Once upon a time, I wanted to be the rockstar in pretty much anything and everything I did, whether it was my job, my extracurricular activities, or my relationships. I wanted the glory and the recognition. More importantly, I wanted to be respected for whatever I did. In my youth, I thought that demonstrating that I was good at whatever I did was the path to glory.
But now that I’m older, that perspective has changed. I no longer need (or, sometimes, even want) to be the rockstar. These days, I get a great deal of satisfaction out of helping someone else become the rockstar. While I still try to perform well in whatever I do, it’s more important to me to help everyone around me be better.
This has become a passion of mine. It’s why I’m so passionate about speaking at SQL Saturday. It’s why I take such an interest in technical communication, writing, training, and mentoring. It’s why I continually encourage people to be better. It’s even one of the major reasons why I maintain my ‘blog. While it’s important to make myself better in whatever I do, I think it’s also equally important to make people around you better as well.
I’ve had a number of opportunities to give something back. For the past couple of years, I’ve taken part in a program by my alma mater, Syracuse University, specifically the College of Engineering and Computer Science (ECS). They sponsor a “job shadow” program in which current students are paired with alumni working in various industries. The program typically takes place during winter break, between the fall and spring semesters.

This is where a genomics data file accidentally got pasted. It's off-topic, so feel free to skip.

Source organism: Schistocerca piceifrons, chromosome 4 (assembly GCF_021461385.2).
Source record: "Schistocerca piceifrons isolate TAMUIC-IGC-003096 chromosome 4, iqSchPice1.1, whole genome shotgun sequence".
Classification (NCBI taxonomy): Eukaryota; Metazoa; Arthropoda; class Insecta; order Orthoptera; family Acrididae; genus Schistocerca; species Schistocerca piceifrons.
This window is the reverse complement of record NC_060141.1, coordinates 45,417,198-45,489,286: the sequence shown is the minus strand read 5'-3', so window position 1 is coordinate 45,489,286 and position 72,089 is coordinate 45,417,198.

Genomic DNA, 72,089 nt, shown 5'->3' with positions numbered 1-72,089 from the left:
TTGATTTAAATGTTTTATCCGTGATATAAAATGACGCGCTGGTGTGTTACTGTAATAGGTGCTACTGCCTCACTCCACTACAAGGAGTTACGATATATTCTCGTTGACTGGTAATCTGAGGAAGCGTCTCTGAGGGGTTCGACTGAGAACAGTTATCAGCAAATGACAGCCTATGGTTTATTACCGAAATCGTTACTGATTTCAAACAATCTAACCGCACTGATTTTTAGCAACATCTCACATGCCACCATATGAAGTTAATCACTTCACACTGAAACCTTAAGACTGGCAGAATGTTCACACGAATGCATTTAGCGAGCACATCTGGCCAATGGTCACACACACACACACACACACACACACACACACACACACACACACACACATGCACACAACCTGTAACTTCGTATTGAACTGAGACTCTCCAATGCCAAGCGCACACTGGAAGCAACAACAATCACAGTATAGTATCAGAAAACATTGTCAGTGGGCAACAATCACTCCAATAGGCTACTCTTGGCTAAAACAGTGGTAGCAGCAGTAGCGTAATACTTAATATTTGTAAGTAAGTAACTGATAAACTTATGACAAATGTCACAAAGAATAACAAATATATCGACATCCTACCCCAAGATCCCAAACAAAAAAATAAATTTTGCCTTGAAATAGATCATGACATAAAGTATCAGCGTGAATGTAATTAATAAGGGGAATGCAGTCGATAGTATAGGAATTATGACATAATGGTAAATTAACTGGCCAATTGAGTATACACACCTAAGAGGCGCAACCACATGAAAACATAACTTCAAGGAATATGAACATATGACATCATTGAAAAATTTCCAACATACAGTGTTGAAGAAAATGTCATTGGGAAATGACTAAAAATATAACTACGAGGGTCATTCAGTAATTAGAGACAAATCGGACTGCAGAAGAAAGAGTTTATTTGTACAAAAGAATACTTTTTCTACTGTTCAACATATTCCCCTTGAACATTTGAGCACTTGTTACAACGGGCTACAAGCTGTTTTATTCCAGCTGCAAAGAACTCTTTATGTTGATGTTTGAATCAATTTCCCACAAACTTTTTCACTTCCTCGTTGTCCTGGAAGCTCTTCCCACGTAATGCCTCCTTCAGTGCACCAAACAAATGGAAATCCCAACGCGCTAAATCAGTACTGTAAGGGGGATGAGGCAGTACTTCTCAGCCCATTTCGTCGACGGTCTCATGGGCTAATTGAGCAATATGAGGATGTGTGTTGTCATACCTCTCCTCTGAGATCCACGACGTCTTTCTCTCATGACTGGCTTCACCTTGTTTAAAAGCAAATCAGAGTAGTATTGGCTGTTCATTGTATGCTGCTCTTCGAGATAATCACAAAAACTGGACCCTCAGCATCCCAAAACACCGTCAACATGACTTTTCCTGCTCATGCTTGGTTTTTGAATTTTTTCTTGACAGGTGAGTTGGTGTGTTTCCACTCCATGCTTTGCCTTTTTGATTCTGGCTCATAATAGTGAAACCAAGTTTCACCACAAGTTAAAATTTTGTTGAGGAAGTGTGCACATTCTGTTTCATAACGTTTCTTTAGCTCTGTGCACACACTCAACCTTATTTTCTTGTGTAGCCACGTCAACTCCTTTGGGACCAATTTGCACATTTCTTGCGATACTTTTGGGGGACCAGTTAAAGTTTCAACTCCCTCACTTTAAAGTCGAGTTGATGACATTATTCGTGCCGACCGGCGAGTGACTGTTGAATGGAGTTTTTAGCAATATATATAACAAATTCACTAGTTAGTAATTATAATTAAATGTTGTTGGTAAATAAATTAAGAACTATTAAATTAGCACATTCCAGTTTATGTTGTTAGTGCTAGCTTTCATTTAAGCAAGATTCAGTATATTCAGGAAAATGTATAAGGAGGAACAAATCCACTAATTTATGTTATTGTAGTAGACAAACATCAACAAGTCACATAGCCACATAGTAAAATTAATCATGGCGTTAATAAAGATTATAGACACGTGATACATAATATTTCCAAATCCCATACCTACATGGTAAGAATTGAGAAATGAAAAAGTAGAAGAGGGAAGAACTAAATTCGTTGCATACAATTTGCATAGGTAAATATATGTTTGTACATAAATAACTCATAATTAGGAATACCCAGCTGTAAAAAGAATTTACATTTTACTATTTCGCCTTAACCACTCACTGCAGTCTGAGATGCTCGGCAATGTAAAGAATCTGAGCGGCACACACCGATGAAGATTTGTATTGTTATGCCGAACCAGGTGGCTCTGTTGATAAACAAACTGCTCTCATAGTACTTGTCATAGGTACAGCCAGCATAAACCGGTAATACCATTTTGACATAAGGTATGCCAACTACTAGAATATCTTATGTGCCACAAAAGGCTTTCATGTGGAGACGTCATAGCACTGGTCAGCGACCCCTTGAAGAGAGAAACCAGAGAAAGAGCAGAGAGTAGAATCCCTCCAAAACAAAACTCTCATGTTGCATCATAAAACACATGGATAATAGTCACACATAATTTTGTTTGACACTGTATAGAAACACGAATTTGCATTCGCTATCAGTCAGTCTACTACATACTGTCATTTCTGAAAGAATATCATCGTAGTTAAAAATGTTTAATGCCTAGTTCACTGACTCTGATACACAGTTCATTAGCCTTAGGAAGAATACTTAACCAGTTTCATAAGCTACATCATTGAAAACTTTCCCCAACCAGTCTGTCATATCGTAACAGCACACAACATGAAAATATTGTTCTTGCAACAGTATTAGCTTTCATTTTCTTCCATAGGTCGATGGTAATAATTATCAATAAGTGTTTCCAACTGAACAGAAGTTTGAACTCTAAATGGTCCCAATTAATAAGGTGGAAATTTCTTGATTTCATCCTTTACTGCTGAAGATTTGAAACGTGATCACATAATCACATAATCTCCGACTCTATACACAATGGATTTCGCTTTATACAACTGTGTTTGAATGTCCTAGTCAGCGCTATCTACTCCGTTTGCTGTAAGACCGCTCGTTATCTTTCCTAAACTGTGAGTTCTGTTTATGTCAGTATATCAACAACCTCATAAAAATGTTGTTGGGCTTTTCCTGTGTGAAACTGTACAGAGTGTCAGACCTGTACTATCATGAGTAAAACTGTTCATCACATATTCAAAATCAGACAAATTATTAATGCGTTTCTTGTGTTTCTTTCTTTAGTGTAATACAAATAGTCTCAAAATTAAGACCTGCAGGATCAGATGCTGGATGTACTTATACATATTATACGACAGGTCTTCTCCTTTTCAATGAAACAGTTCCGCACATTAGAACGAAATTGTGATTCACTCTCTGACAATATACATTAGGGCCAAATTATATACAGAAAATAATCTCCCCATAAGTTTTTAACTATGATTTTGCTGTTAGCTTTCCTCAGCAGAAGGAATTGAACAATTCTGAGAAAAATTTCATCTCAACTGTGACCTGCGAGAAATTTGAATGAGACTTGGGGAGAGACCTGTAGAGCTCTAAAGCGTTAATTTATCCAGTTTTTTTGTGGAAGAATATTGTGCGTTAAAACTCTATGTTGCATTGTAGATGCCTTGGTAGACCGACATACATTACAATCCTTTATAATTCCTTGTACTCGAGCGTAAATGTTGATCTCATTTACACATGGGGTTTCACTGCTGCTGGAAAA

Unfortunately, I work in a data-secure office, so an office shadow tends to be out of the question. (I don’t think students would really be interested in seeing me sit at a desk all day, anyway.) In lieu of a job shadow, the university suggests other ways to interact with students — over a cup of coffee, lunch, and so on. For the past couple of years, I’ve offered to take students out to dinner. It offers a nice, relaxed atmosphere to chat, not to mention that, since I usually don’t have any commitments after dinner, I’m not constrained by time; I don’t have to worry about being back in the office by a certain time.
I’ve found numerous other ways to pay it forward. During one unemployment stint, I found a part-time position as an instructor at a local business school to hold myself over. I discovered that I enjoyed teaching so much that, even after I found gainful full-time employment, I continued with the teaching job for a few more years. I am heavily involved with my local SQL user group. By giving back to my user group, I can help other people with the same interests. I also wrote a while back about some of my networking activities in which I was able to give back. When you network, you have multiple avenues in which you can pay it forward.
As an old saying goes, a rising tide lifts all boats. Improvement doesn’t just mean making yourself better. It also means making everyone around you better as well. When you help other people succeed, then we all succeed.